Net employment growth in construction is employment gained or lost from 
workers moving in and out of construction (black line) due 
to workers switching industries (blue dashed line) and 
workers moving in and out of employment (red dotted line).
U.S. Census Bureau Net employment growth in construction is employment gained or lost from workers moving in and out of construction (black line) due to workers switching industries (blue dashed line) and workers moving in and out of employment (red dotted line).

Much has been made of the lack of skilled labor in the construction workforce of late. According to the U.S. Census Bureau, it still remains to be seen whether the latest data from the Job Openings and Labor Turnover Survey "necessarily" constitutes a labor shortage.

However, the Bureau does acknowledge that "it is possible that tightening labor markets in construction are a drag on employment recovery in this sector."

What is evident to the Bureau (and remarkable) is that over 60% of the workers displaced by the housing bust of 2008-09 have left the industry altogether, and a "persistent drop in hiring of younger workers into construction jobs over the last decade is likely contributing to the current shortage of skilled workers in construction."

With regards to the displacement of workers from construction, the Bureau provides a little background: "Workers moving from manufacturing, mining and especially leisure/hospitality jobs fueled much of the employment growth in construction between 2003 and 2005 ... about half of employment growth during the construction boom came from workers moving from leisure/hospitality into construction." The reason suggested is obvious: construction paid more.

But the after-party for the "Great Recession" paints an entirely different picture: Few workers were willing to take a backward step in terms of pay and job security to return to leisure/hospitality jobs. And who can blame them?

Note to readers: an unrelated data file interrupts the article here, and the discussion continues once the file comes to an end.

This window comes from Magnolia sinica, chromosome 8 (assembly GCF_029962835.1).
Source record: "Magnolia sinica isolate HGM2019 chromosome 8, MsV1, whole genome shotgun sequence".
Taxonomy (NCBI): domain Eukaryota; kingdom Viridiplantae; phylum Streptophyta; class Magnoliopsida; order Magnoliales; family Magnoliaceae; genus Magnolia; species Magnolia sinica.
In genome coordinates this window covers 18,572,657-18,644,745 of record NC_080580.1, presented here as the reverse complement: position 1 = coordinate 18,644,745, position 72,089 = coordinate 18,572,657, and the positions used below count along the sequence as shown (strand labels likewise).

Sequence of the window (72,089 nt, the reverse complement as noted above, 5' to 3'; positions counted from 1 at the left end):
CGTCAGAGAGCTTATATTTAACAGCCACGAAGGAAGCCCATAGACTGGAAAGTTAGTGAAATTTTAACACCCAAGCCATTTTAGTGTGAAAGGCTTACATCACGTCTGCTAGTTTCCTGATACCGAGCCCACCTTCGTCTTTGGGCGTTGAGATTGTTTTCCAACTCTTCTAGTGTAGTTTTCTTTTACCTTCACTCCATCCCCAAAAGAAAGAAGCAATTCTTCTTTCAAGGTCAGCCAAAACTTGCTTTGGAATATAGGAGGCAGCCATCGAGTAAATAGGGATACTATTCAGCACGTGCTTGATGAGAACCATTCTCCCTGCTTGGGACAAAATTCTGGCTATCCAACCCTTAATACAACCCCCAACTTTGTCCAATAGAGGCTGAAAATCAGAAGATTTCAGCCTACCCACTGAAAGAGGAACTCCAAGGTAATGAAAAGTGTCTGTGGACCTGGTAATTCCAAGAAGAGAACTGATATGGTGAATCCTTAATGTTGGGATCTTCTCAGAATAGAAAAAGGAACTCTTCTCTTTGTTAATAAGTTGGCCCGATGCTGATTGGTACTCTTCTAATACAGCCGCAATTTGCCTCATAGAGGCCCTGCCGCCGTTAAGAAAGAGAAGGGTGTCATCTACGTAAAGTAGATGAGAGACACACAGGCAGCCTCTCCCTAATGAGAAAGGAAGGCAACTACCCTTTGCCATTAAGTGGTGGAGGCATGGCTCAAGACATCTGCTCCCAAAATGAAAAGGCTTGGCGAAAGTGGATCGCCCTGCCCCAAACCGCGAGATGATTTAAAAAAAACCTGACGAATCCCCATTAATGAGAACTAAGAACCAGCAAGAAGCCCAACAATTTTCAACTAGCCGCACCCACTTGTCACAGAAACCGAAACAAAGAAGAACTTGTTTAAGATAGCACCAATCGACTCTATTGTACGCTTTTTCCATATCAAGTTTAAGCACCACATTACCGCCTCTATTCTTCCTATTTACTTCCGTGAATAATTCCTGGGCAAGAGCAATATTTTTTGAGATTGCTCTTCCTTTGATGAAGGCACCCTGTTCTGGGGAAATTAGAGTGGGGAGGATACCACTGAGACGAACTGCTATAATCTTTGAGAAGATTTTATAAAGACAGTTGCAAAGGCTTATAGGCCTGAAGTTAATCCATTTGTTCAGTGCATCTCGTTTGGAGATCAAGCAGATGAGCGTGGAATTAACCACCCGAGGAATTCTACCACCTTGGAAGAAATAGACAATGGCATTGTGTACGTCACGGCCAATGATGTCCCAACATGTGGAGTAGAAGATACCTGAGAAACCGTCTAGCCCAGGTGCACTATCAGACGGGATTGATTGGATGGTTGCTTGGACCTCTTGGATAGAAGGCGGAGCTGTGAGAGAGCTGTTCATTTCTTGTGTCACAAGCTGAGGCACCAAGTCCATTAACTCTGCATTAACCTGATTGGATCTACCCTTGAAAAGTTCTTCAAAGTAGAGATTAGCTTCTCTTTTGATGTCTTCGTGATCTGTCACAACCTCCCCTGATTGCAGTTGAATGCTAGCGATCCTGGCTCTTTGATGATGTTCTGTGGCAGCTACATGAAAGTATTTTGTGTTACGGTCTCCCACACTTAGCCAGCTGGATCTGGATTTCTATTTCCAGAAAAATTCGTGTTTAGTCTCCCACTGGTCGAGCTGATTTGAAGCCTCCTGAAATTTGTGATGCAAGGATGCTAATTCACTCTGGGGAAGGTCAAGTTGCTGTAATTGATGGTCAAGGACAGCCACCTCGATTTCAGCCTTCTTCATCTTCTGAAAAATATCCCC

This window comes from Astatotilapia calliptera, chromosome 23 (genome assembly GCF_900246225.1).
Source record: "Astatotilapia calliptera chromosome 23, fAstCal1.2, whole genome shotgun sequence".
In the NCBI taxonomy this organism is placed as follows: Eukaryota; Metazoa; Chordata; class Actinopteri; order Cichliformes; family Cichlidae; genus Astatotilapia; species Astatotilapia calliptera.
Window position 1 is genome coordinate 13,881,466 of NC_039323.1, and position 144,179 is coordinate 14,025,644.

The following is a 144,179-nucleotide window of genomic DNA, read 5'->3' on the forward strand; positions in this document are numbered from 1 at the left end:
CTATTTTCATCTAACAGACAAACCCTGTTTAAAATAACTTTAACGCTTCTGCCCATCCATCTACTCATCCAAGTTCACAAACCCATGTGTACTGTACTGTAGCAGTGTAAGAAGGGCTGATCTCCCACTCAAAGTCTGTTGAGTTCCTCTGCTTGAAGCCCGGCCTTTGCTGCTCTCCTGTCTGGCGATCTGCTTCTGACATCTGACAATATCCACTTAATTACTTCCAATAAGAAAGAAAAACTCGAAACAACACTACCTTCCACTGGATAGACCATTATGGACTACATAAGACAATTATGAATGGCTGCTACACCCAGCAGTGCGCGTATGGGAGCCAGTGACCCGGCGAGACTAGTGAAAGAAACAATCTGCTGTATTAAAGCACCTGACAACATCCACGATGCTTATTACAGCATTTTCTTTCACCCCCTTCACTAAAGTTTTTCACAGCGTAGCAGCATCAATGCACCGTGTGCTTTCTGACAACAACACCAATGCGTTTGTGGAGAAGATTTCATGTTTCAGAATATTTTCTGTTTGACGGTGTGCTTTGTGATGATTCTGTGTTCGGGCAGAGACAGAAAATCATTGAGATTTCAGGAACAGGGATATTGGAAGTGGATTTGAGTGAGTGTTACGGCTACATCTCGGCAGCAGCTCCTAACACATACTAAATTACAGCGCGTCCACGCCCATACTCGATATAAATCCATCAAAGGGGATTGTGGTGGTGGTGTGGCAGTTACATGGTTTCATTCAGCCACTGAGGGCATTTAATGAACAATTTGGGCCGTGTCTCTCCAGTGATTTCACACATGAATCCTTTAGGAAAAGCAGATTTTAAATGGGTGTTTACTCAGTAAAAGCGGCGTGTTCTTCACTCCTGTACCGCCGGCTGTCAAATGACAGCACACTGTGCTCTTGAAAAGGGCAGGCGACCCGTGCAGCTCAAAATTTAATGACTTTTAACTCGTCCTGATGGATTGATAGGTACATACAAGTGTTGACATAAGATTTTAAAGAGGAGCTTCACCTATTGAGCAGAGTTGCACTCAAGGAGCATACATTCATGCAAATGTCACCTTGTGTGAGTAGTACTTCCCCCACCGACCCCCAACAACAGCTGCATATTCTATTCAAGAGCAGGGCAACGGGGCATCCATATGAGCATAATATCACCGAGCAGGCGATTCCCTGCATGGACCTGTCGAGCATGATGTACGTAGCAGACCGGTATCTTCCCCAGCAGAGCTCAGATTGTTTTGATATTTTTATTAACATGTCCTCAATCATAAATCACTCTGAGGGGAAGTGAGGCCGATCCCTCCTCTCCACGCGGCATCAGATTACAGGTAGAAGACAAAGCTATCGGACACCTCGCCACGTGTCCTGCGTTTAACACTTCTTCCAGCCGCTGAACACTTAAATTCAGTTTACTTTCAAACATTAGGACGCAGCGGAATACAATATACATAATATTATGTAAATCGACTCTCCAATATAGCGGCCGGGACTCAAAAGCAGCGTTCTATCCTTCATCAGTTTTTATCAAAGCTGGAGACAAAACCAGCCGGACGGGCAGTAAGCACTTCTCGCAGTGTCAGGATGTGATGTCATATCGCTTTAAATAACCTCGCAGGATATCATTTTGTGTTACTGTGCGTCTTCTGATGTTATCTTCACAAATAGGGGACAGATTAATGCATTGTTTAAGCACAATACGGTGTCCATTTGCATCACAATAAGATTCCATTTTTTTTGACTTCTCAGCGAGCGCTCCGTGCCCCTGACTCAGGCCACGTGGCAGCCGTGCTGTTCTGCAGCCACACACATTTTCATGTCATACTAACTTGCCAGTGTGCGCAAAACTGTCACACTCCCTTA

According to the Bureau, most former construction workers remained in "the unemployment category." Only about 40% of those who lost their jobs in the recession eventually found their way back to construction. Most workers migrated to the "transportation and business services" sectors.  Translation (found further in the Bureau's report): "A look at destination jobs by detailed industry suggests many became general laborers, some landscapers, and some truck drivers."

Noteworthy (based on the previous migration during the housing boom) : "Despite the boom in mining during this period, mining accounts for less than 5 percent of new jobs for former construction workers ..." (Working conditions for miners may be a factor.)

And the other 60% who did not return to construction? The U.S. Census Bureau is always a little delayed in its data: "Approximately one-quarter of displaced construction workers have no observed subsequent employment by the end of 2013, five to seven years after displacement. These individuals presumably have left the labor market, although they could be working informally or be self-employed."

While it's a lamentable report on the displaced workers, the second part of the Bureau's findings seems like an issue the industry could correct: Construction could get over its  apparent prejudice of younger workers.

The report concludes: "Although some former construction workers transitioned quickly to other sectors, for most, a move into another industry occurred after a long spell of non-employment. Also likely contributing to a shortage of experienced workers is a shift in hiring preferences — during the downturn construction firms hired fewer young workers, fewer young workers gained experience in the industry, and the share of older workers grew faster than in other industries."

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